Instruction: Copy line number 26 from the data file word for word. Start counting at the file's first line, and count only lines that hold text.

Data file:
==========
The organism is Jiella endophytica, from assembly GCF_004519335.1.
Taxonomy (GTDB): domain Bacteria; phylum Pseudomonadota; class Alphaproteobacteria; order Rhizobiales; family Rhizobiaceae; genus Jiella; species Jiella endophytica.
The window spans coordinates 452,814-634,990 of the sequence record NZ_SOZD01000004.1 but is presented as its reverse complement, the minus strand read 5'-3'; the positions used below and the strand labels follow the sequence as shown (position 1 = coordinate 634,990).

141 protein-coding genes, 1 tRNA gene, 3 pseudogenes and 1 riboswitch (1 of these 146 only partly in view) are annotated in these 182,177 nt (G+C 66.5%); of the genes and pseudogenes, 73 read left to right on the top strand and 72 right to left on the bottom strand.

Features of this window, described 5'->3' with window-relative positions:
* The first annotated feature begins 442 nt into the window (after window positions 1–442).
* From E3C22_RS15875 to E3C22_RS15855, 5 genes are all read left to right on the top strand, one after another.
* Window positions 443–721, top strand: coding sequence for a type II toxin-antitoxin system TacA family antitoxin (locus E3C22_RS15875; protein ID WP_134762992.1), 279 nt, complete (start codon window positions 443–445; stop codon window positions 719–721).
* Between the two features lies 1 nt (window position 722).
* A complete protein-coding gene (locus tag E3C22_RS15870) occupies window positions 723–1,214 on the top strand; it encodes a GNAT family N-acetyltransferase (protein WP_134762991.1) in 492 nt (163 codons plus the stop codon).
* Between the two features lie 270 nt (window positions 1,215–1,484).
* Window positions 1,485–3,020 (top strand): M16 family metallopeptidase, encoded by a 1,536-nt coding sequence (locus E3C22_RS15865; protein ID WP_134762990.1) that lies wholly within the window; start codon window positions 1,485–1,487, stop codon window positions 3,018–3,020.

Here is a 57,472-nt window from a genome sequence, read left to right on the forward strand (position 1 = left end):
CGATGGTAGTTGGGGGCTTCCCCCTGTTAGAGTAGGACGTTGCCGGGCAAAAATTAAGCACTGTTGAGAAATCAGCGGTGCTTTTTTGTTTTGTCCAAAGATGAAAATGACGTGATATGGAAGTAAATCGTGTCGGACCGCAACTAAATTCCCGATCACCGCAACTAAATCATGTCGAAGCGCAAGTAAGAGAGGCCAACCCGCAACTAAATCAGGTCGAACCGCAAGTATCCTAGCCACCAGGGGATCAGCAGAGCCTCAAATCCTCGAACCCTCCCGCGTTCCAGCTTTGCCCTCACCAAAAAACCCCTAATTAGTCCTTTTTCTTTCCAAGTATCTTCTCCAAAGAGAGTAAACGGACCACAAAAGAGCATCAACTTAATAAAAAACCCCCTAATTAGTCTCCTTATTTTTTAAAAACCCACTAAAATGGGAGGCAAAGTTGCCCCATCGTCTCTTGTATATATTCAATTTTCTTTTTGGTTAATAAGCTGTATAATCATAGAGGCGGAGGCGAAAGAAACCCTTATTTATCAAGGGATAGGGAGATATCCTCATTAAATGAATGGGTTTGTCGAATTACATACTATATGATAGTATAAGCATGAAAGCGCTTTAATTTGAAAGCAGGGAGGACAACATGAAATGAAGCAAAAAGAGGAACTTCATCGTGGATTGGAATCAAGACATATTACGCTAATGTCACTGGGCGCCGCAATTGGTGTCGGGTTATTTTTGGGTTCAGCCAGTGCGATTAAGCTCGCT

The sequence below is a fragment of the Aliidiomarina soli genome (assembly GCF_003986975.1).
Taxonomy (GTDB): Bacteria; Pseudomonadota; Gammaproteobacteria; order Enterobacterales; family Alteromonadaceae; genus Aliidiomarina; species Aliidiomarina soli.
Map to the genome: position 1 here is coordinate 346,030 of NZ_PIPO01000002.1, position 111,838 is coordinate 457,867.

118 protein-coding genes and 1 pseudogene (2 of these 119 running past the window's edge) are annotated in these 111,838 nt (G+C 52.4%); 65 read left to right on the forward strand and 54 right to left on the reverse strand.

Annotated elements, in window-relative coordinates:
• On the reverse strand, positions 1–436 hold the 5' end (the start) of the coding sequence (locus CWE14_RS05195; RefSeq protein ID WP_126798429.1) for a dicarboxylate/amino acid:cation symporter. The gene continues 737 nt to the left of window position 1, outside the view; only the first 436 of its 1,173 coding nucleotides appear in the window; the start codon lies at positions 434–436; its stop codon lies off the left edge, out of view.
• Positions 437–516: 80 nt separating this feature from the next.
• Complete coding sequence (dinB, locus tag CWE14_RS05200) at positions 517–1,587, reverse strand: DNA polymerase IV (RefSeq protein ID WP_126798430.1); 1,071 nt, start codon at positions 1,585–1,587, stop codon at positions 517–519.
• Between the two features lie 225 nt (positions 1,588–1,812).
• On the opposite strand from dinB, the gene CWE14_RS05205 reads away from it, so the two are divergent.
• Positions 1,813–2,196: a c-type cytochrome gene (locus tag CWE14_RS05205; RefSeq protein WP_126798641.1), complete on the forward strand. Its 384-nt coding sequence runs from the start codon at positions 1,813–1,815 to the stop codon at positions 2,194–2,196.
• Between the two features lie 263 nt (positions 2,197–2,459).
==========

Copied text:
• Between the two features lie 263 nt (positions 2,197–2,459).